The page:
As the Biden administration settles in and begins to formulate its agenda, progressive pundits, politicians, and activists point to California as a role model for national policy. If the administration listens to them, it would prove a disaster for America’s already-beleaguered middle and working classes.
Biden, suggests an ecstatic account in the Los Angeles Times, seeks to “make America California again,” and he will have plenty of help. Californians will run Health and Human Services, the Treasury, Homeland Security, and Energy. Former California senator Kamala Harris is vice president, and San Francisco’s Nancy Pelosi rules the House of Representatives. Progressives like Laura Tyson and Lenny Mendonca see the shift as embracing “California’s distinctive approach to market capitalism.” The Golden State, they insist, can “show the way forward” toward a more socially just future.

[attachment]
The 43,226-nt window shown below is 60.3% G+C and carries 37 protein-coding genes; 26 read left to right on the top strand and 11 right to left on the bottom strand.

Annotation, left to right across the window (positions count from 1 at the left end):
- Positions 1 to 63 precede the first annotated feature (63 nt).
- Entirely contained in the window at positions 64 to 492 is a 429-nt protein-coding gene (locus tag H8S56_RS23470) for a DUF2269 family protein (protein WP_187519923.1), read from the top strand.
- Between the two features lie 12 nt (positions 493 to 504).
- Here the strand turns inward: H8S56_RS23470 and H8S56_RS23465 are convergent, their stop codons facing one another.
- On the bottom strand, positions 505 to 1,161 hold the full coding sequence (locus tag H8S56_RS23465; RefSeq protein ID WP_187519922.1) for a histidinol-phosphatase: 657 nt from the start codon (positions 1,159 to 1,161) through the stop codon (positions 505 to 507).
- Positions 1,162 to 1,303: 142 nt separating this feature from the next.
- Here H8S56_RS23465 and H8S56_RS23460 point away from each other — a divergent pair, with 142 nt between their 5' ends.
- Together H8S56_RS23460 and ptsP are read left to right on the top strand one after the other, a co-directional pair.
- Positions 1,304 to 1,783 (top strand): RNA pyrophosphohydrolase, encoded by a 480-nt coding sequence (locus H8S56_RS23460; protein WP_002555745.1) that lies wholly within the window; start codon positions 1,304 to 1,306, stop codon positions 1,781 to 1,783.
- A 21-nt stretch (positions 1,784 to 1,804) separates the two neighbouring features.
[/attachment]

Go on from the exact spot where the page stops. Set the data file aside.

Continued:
As a California resident for nearly half a century, I wonder if these worthies see the same state I do. California has its wonderful spots, great neighborhoods, beautiful vistas, amazing entrepreneurs, and great amenities, but it makes a poor advertisement for social democracy. It suffers the nation’s highest poverty rate and presents the widest gap between middle- and upper-middle income earners of any state. Minorities—notably African-Americans and Latinos—do worse in California’s metros than elsewhere in the country, according to a recent study that we conducted at the Urban Reform Institute. In Atlanta, African-American median incomes, adjusted for costs, are almost double those in San Francisco and Los Angeles; Latinos earn $20,000 more in midwestern and southern cities than in the enlightened metros along the California coast.